The fate of liberal democracy in troubled times

COMMENT | To say that Malaysians are frustrated with endless political shenanigans is, quite frankly, an understatement.

To have voted only once and yet to have four different prime ministers in four years is exhausting at the best of times. The fact that this happened primarily during a very deadly pandemic – and the attendant social and economic crises – is simply tragic.

There is no doubt that Malaysians have suffered more from Covid-19 because of our politics, whether it was the initial distractions of the Sheraton Move, the fragility of the majority of government resulting in sub-optimal appointments to important positions. , the double standards perceived in terms of application. rules of order of movement control, or the political crisis in Sabah which necessitated a state election.

And incredibly enough, we envision the likelihood of another state election in Malacca soon. If all this is not enough, we can also bring up the fact that we had a period of state of emergency in which the pandemic seemed to be getting worse.

We are the only country, to my knowledge, to have had a suspension of our liberal democracy as a way to better manage the pandemic.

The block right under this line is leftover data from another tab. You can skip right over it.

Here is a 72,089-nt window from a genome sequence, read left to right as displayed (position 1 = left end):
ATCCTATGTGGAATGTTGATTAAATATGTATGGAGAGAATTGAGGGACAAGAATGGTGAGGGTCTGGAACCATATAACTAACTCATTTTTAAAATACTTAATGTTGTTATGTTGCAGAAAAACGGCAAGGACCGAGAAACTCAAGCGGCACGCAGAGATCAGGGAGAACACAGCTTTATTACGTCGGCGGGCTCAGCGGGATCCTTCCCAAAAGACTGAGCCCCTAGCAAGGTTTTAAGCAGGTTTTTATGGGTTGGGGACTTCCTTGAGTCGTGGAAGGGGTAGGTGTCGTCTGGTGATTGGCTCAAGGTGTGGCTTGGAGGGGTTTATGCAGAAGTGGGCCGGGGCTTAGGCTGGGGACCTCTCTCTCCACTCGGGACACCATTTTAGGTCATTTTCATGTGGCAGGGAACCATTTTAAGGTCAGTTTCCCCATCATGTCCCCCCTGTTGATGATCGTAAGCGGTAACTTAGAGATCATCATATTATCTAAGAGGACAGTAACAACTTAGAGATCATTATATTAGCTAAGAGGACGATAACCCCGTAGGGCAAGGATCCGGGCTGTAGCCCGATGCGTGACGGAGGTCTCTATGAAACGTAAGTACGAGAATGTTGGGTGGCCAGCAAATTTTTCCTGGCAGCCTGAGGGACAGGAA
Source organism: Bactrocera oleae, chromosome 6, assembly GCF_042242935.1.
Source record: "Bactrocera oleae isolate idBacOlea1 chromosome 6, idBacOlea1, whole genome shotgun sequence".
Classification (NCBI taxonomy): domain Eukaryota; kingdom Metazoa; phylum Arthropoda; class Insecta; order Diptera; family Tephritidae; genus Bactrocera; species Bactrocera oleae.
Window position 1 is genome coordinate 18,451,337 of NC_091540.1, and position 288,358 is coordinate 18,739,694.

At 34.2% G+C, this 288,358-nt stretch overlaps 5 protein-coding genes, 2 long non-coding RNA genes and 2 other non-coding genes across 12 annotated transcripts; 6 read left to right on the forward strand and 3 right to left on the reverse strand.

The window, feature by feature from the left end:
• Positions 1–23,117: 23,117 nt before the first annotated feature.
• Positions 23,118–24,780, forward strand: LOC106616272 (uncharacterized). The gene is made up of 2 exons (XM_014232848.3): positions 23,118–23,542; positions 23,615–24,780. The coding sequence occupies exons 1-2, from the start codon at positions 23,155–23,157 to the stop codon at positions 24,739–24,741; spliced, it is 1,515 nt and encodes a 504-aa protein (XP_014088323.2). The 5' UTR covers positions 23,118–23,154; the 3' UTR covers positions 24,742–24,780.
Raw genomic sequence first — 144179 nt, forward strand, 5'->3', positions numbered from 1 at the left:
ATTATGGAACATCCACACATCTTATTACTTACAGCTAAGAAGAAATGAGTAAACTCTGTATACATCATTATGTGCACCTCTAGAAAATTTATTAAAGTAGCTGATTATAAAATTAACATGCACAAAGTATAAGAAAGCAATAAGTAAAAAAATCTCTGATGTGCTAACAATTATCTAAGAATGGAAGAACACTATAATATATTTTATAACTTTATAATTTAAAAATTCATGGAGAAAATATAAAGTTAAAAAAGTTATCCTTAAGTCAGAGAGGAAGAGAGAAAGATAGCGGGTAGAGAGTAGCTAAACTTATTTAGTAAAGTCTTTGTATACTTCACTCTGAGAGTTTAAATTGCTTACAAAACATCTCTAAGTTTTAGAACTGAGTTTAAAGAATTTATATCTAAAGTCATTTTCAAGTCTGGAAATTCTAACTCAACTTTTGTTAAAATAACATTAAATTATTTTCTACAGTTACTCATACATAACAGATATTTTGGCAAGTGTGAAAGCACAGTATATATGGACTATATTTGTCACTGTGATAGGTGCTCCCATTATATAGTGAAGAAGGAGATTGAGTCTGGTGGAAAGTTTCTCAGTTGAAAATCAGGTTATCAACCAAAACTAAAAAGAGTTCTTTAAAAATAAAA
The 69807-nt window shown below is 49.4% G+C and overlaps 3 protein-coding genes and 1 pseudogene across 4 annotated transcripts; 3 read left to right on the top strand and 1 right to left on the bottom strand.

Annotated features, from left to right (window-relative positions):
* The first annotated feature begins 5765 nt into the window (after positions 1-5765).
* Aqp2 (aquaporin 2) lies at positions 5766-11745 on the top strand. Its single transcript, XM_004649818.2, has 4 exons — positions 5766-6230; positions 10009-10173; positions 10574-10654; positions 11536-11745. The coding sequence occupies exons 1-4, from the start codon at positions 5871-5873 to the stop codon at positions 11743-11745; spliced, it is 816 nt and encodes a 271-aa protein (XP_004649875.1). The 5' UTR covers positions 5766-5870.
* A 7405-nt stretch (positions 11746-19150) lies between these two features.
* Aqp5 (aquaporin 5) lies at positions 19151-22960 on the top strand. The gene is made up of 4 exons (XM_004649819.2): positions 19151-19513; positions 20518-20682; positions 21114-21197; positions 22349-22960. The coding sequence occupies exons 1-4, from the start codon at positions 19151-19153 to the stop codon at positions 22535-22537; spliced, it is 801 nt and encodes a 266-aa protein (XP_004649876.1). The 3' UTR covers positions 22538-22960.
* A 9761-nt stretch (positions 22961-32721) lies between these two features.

When I first heard the announcement, I felt uncomfortable: I didn’t expect anything to change per se, but the idea that we were ruled by decree and that parliamentary control over the executive had disappeared bothered me.

I was immensely relieved when the state of emergency ended; as Winston Churchill once said, “Democracy is the worst form of government except all the others that have been tried.” I agree with this point of view.

However, this is a view that has lost popularity in recent times. The 2017 Pew Survey of 38 countries found that 52% of those polled were unhappy with the way democracy worked in their countries, with a substantial number willing to consider non-democratic alternatives even …


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